Q: At the time, you credited the movie with aiding the election of David Dinkins as New York City’s first Black mayor and getting Mayor Ed Koch out of office. Still think that’s true?

A: Didn’t help him! [Laughs.] I mean, we had a scene where we had graffiti written that says, “Dump Koch.” And at the end of the movie, the final shot, Sam Jackson as Mister Señor Love Daddy, he said, “Remember people, remember to vote, remember to register to vote.” I knew the Democratic primary was gonna be in September. This film just came out in August. That was not an accident. Koch had to go.

Q: The movie made it onto the American Film Institute’s Top 100 list in 2007. Did it feel like it was about time?

A: You know what’s more important to me? It’s on the National Film Registry with the Library of Congress. Forever and ever. I’ve got four films on the national registry: “Do the Right Thing,” “4 Little Girls,” “Malcolm X” and “She’s Gotta Have It.” I think the great stuff, you don’t have an expiration date. It’s not milk. “Do the Right Thing” is not gonna curdle!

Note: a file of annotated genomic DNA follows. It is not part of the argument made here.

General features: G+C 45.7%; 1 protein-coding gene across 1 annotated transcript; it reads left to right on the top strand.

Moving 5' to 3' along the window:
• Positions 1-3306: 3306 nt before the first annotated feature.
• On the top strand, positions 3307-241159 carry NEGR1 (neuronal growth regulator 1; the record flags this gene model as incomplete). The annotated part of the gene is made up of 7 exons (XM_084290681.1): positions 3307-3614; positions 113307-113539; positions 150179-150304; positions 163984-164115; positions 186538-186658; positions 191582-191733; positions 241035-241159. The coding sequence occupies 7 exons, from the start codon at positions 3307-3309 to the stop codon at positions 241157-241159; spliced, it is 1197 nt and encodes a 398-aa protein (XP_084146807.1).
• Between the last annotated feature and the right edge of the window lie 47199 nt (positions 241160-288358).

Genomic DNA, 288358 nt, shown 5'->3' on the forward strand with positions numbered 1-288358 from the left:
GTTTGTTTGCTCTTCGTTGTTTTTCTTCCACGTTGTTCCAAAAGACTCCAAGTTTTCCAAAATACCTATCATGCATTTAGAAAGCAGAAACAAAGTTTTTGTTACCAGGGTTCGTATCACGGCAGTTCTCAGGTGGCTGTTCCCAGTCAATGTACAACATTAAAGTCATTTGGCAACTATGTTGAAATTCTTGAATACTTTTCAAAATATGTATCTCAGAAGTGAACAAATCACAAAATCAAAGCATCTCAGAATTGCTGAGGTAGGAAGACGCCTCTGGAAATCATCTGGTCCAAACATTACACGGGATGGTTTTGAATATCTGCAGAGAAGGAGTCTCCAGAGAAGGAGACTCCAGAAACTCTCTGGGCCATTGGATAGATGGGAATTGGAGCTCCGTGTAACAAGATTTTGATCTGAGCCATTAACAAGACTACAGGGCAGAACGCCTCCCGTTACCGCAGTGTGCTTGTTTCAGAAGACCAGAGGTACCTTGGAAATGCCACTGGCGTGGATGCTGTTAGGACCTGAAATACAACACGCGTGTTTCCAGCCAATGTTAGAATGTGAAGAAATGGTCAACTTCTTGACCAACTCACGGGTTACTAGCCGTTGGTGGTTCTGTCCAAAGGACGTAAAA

Q: Back when you started your career, people would line up outside theaters for opening night. We had blockbusters and a kind of collective viewing experience that could do things like influence elections. Do you think that’s possible with streaming now?

A: It’s not [about] the form. I remember when “Roots” came out. That was tremendous. That was on television. So it doesn’t matter whether it’s a television show, a streamer or in the theater. It’s what we’re seeing, what the audience is seeing, that’s where the power comes from.

Q: Now your big project is an ESPN documentary series tentatively called “Da Saga of Colin Kaepernick.” Any idea when it’ll come out?

A: We’re still working on it. You know, when I got the call to do it, from Kap, I said, “Of course.” But it takes time. This is an opportunity for him to tell his story at length.

Q: Conservatives attacked Kaepernick for kneeling during the national anthem at NFL games as a protest of police brutality, and Donald Trump and others called him unpatriotic. Will you be featuring Trump?